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I was trying to find the code for finding the determinant of a square matrix , and I came across this code.

    int det(vector<vector<int> > mat) {
        int n = mat.size();


        for(int col = 0; col < n; ++col) {
            bool found = false;
            for(int row = col; row < n; ++row) {
                if(mat[row][col]) {
                    mat[row].swap(mat[col]);
                    found = true;
                    break;
                }
            }
            if(!found) {
                return 0;
            }
            for(int row = col + 1; row < n; ++row) {
                while(true) {
                    int del = mat[row][col] / mat[col][col];
                    for (int j = col; j < n; ++j) {
                        mat[row][j] -= del * mat[col][j];
                    }
                    if (mat[row][col] == 0)
                        break;
                    else
                        mat[row].swap(mat[col]);
                }
            }
        }

        li res = 1;

        for(int i = 0; i < n; ++i) {
            res *= mat[i][i];
        }
        return abs(res);
    }

But I am having trouble understanding line 20-29 i.e where the subtraction of row from multiple of another row is performed. I mean why the while loop is required here ? as I am subtracting the quotient*dividend , It should always be 0 , right ? So I think it should be just one iteration. So , why we need to perform this mat[row].swap(mat[col]); operation ? Thanks in advance.

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There is some strange logic in your code to account for the fact that you are performing your calculations using integer arithmetic.

Say you have a 3x3 matrix in which the first two rows are:

4 6 5
1 2 3

When you compute del for col=0 and row=1, you will get:

del = 1/4 = 0

With that, when you compute:

mat[row][j] -= del * mat[col][j];

mat[row][j] doesn't change at all.

To account for that, you swap the rows. Now the first two rows are:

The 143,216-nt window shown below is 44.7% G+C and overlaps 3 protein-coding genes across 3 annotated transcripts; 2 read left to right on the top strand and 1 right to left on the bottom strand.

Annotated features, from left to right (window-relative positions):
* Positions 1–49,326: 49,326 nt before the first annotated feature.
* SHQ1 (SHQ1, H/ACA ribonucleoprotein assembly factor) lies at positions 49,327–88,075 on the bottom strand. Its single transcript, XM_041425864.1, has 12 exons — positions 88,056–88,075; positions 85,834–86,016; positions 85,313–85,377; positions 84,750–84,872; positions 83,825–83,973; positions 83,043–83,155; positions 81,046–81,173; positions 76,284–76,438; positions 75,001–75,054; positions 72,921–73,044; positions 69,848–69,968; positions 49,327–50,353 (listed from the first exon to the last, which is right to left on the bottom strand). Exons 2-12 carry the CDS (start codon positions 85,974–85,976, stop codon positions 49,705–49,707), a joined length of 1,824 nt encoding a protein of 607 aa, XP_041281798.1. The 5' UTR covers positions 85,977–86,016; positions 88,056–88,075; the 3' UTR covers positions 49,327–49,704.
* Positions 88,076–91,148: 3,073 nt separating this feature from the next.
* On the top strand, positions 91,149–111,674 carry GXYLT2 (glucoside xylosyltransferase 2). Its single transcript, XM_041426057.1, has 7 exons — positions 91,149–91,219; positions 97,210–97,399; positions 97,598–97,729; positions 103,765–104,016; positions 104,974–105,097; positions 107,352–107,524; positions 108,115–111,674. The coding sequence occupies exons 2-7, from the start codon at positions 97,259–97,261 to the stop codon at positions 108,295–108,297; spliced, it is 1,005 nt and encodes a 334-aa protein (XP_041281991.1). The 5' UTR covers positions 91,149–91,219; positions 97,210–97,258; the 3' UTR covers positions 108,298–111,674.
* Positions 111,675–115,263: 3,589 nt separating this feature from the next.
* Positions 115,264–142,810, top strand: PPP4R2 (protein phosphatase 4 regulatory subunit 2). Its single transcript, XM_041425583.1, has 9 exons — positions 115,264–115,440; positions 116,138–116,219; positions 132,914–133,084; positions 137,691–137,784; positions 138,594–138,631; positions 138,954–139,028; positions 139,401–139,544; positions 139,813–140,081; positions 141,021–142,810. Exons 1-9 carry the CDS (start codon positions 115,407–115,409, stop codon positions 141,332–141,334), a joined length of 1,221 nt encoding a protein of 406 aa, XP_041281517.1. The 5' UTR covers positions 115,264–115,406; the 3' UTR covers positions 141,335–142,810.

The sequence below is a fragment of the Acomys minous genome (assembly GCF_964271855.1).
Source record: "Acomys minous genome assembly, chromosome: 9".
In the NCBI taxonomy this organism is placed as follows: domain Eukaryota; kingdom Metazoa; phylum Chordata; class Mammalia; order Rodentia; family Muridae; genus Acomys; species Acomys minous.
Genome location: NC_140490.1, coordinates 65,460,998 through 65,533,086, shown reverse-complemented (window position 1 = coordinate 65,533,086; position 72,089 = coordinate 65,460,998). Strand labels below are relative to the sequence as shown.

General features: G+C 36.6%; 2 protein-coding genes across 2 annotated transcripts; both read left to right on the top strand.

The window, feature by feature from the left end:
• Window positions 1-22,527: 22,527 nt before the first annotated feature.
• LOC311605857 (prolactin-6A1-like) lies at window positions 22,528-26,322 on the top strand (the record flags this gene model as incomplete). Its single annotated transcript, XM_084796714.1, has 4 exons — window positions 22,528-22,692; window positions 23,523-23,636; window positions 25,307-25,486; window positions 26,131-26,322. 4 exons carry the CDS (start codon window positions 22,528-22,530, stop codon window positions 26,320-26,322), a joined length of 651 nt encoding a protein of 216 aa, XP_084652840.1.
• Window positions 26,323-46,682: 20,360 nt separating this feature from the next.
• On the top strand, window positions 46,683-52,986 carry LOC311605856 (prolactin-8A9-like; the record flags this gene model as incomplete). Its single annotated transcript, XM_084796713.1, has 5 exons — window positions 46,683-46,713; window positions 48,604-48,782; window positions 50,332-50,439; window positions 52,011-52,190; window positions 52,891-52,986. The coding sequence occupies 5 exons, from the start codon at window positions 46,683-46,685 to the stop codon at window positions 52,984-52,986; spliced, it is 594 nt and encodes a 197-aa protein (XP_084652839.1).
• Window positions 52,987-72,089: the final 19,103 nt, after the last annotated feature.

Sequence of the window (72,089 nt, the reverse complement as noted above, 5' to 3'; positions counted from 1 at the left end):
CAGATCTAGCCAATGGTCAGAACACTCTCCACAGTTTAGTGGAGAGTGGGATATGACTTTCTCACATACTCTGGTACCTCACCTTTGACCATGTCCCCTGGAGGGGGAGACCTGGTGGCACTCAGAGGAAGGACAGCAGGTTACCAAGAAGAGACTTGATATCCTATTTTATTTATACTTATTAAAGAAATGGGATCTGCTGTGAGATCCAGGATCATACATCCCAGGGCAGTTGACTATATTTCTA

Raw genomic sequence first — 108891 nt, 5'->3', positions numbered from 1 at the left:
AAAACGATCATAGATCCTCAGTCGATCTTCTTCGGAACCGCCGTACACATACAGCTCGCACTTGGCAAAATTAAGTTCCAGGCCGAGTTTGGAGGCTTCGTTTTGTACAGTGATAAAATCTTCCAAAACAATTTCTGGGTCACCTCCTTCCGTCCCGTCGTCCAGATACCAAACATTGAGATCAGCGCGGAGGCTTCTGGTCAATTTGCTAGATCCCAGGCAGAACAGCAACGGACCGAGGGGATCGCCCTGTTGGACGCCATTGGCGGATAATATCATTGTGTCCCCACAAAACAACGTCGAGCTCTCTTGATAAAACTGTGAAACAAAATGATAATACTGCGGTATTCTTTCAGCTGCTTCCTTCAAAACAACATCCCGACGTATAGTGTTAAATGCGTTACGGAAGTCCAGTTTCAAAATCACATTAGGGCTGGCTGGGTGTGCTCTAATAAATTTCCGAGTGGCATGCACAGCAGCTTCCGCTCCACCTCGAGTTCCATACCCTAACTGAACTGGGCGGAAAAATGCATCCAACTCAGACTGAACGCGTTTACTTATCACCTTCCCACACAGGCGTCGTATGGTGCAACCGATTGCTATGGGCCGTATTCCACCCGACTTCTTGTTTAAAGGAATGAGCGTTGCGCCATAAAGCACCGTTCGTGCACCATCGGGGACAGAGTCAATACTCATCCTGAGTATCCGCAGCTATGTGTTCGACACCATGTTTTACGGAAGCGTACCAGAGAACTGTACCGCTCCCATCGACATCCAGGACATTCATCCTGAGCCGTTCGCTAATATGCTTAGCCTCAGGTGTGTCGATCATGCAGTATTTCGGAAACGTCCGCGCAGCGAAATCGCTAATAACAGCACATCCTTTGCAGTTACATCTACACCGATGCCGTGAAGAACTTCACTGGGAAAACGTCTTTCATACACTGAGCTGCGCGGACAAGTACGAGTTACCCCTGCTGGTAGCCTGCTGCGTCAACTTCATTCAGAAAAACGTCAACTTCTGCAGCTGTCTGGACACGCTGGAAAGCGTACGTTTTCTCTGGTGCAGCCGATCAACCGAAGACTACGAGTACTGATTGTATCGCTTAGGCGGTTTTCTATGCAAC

1 2 3
4 6 5

With the rows swapped like that, the value of del is 4/1 = 4. Now the line:

mat[row][j] -= del * mat[col][j];

does make a difference. The value of mat[1][0] ends up being zero, which is what you need. So you break out of the while loop.

Here's an instrumented version of your function that produces a lot of debug output, with a helper function to print the matrix and the main function to test the code.

#include <iostream>
#include <vector>
#include <stdlib.h>

using namespace std;

void printMatrix(vector<vector<int> > const& mat)
{
   int n = mat.size();
   for(int row = 0; row < n; ++row) {
      for(int col = 0; col < n; ++col) {
         cout << mat[row][col] << " ";
      }
      cout << "\n";
   }
   cout << "\n";
}

int det(vector<vector<int> > mat) {
   int n = mat.size();

   for(int col = 0; col < n; ++col) {
      cout << "Column: " << col << "\n";
      printMatrix(mat);
      bool found = false;
      for(int row = col; row < n; ++row) {
         if(mat[row][col]) {
            cout << "Got non-zero value for row " << row << " and col " << col << "\n";
            if ( row != col )
            {
               cout << "(1) Swapping rows " << col << " and " << row << "\n";
               mat[row].swap(mat[col]);
               printMatrix(mat);
            }
            else
            {
               cout << "Not swapping rows\n";
            }
            found = true;
            break;
         }
      }

      if(!found) {
         cout << "Did not find a non-zero row. Column: " << col << "\n";
         return 0;
      }

      for(int row = col + 1; row < n; ++row) {
         while(true) {
            int del = mat[row][col] / mat[col][col];
            cout << "del: " << del << "\n";
            for (int j = col; j < n; ++j) {
               mat[row][j] -= del * mat[col][j];
            }
            if (mat[row][col] == 0)
            {
               break;
            }
            else
            {
               cout << "(2) Swapping rows " << col << " and " << row << "\n";
               mat[row].swap(mat[col]);
               printMatrix(mat);
            }
         }
      }
   }

   printMatrix(mat);
   long res = 1;

   for(int i = 0; i < n; ++i) {
      res *= mat[i][i];
   }
   return abs(res);
}

int main()
{
   vector<vector<int> > mat = { {4, 6, 5}, {1, 2, 3}, {8, 10, 9} };
   int r = det(mat);
   cout << "Determinant: " << r << endl;
   return 0;
}
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  • Woh !! that's an amaging way to avoid the floating point precision error where all entries of the matrix are only integer. Thank you @R sahu Sep 4 '14 at 14:17

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